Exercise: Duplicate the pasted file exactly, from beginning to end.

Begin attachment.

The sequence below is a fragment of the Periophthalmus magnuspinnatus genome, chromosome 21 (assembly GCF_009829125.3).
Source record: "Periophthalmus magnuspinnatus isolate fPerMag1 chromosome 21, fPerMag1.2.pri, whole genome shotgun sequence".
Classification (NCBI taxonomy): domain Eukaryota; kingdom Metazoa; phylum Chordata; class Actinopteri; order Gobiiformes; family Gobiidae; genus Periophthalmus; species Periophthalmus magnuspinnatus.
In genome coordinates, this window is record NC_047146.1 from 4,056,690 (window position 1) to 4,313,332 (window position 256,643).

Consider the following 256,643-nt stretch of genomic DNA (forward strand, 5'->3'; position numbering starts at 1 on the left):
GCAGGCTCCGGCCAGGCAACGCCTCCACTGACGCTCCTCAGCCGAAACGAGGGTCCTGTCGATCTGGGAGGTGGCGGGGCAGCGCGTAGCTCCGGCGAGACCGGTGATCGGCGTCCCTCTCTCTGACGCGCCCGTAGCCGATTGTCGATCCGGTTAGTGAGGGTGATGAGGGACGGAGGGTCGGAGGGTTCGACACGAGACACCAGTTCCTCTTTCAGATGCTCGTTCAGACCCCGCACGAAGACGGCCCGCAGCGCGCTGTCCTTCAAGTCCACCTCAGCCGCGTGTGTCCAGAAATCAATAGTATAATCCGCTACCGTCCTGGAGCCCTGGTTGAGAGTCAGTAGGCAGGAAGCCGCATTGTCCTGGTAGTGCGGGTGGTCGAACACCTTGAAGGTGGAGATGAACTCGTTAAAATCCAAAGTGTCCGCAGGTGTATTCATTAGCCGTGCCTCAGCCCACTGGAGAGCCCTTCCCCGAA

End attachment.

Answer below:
The sequence below is a fragment of the Periophthalmus magnuspinnatus genome, chromosome 21 (assembly GCF_009829125.3).
Source record: "Periophthalmus magnuspinnatus isolate fPerMag1 chromosome 21, fPerMag1.2.pri, whole genome shotgun sequence".
Classification (NCBI taxonomy): domain Eukaryota; kingdom Metazoa; phylum Chordata; class Actinopteri; order Gobiiformes; family Gobiidae; genus Periophthalmus; species Periophthalmus magnuspinnatus.
In genome coordinates, this window is record NC_047146.1 from 4,056,690 (window position 1) to 4,313,332 (window position 256,643).

Consider the following 256,643-nt stretch of genomic DNA (forward strand, 5'->3'; position numbering starts at 1 on the left):
GCAGGCTCCGGCCAGGCAACGCCTCCACTGACGCTCCTCAGCCGAAACGAGGGTCCTGTCGATCTGGGAGGTGGCGGGGCAGCGCGTAGCTCCGGCGAGACCGGTGATCGGCGTCCCTCTCTCTGACGCGCCCGTAGCCGATTGTCGATCCGGTTAGTGAGGGTGATGAGGGACGGAGGGTCGGAGGGTTCGACACGAGACACCAGTTCCTCTTTCAGATGCTCGTTCAGACCCCGCACGAAGACGGCCCGCAGCGCGCTGTCCTTCAAGTCCACCTCAGCCGCGTGTGTCCAGAAATCAATAGTATAATCCGCTACCGTCCTGGAGCCCTGGTTGAGAGTCAGTAGGCAGGAAGCCGCATTGTCCTGGTAGTGCGGGTGGTCGAACACCTTGAAGGTGGAGATGAACTCGTTAAAATCCAAAGTGTCCGCAGGTGTATTCATTAGCCGTGCCTCAGCCCACTGGAGAGCCCTTCCCCGAA